How to: Write a TokenProvider with an Azure Function


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In the Fluid Framework, TokenProviders are responsible for creating and signing tokens that the @fluidframework/azure-client uses to make requests to the Azure Fluid Relay service. The Fluid Framework provides a simple, insecure TokenProvider for development purposes, aptly named InsecureTokenProvider. Each Fluid service must implement a custom TokenProvider based on the particular service's authentication and security considerations.

Each Azure Fluid Relay resource you create is assigned a tenant ID and its own unique tenant secret key. The secret key is a shared secret. Your app/service knows it, and the Azure Fluid Relay service knows it. TokenProviders must know the secret key to sign requests, but the secret key can't be included in client code.

Implement an Azure Function to sign tokens

One option for building a secure token provider is to create HTTPS endpoint and create a TokenProvider implementation that makes authenticated HTTPS requests to that endpoint to retrieve tokens. This path enables you to store the tenant secret key in a secure location, such as Azure Key Vault.

The complete solution has two pieces:

  1. An HTTPS endpoint that accepts requests and returns Azure Fluid Relay tokens.
  2. An ITokenProvider implementation that accepts a URL to an endpoint, then makes requests to that endpoint to retrieve tokens.

Create an endpoint for your TokenProvider using Azure Functions

Using Azure Functions is a fast way to create such an HTTPS endpoint.

This example demonstrates how to create your own HTTPTrigger Azure Function that fetches the token by passing in your tenant key.

import { AzureFunction, Context, HttpRequest } from "@azure/functions";
import { ScopeType } from "@fluidframework/azure-client";
import { generateToken } from "@fluidframework/azure-service-utils";

// NOTE: retrieve the key from a secure location.
const key = "myTenantKey";

const httpTrigger: AzureFunction = async function (context: Context, req: HttpRequest): Promise<void> {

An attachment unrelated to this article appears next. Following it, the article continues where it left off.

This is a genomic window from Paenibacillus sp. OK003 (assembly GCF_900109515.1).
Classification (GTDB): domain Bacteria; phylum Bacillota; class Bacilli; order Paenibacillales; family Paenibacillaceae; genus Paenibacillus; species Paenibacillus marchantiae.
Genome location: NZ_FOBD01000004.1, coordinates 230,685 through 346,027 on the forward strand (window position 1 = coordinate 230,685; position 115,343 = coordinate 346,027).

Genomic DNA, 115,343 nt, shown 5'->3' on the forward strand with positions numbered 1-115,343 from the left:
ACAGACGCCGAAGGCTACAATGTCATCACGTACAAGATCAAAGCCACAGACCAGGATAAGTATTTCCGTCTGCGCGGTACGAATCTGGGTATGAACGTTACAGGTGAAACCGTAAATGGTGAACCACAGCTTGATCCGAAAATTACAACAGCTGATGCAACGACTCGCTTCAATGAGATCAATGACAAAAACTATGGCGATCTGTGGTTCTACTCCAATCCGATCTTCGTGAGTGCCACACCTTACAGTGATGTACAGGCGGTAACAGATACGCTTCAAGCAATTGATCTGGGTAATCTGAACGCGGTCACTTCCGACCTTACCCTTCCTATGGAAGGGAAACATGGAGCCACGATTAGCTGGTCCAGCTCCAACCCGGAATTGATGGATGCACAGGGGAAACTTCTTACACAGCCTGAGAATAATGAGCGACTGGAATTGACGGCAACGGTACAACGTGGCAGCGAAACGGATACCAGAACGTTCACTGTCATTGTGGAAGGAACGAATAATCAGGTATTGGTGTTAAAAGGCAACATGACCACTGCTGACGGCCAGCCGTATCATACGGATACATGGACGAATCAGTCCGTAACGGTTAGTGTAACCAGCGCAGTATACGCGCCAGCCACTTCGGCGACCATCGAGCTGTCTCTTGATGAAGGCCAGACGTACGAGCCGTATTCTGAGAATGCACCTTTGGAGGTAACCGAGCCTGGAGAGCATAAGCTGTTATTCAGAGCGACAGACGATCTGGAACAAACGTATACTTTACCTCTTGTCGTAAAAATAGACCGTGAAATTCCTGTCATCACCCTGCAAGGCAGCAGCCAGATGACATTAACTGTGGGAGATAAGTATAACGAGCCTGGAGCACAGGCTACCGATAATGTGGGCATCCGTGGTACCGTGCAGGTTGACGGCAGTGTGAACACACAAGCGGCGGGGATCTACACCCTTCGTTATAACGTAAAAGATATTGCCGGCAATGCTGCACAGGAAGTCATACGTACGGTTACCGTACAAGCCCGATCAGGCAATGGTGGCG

// tenantId, documentId, userId and userName are required parameters
    const tenantId = (req.query.tenantId || (req.body && req.body.tenantId)) as string;
    const documentId = (req.query.documentId || (req.body && req.body.documentId)) as string | undefined;
    const userId = (req.query.userId || (req.body && req.body.userId)) as string;
    const userName = (req.query.userName || (req.body && req.body.userName)) as string;
    const scopes = (req.query.scopes || (req.body && req.body.scopes)) as ScopeType[];

    if (!tenantId) {
        context.res = {
            status: 400,
            body: "No tenantId provided in query params",

    if (!key) {
        context.res = {
            status: 404,
            body: `No key found for the provided tenantId: ${tenantId}`,

    let user = { name: userName, id: userId };

    // Will generate the token and returned by an ITokenProvider implementation to use with the AzureClient.
    const token = generateToken(
        scopes ?? [ScopeType.DocRead, ScopeType.DocWrite, ScopeType.SummaryWrite],

    context.res = {
        status: 200,
        body: token

export default httpTrigger;

The generateToken function, found in the @fluidframework/azure-service-utils package, generates a token for the given user that is signed using the tenant's secret key. This method enables the token to be returned to the client without exposing the secret. Instead, the token is generated server-side using the secret to provide scoped access to the given document. The example ITokenProvider below makes HTTP requests to this Azure Function to retrieve the tokens.

Deploy the Azure Function

Azure Functions can be deployed in several ways. For more information, see the Deploy section of the Azure Functions documentation for more information about deploying Azure Functions.

Implement the TokenProvider

TokenProviders can be implemented in many ways, but must implement two separate API calls: fetchOrdererToken and fetchStorageToken. These APIs are responsible for fetching tokens for the Fluid orderer and storage services respectively. Both functions return TokenResponse objects representing the token value. The Fluid Framework runtime calls these two APIs as needed to retrieve tokens. Note that while your application code is using only one service endpoint to establish connectivity with the Azure Fluid Relay service, the azure-client internally in conjunction with the service translate that one endpoint to an orderer and storage endpoint pair. Those two endpoints are used from that point on for that session which is why you need to implement the two separate functions for fetching tokens, one for each.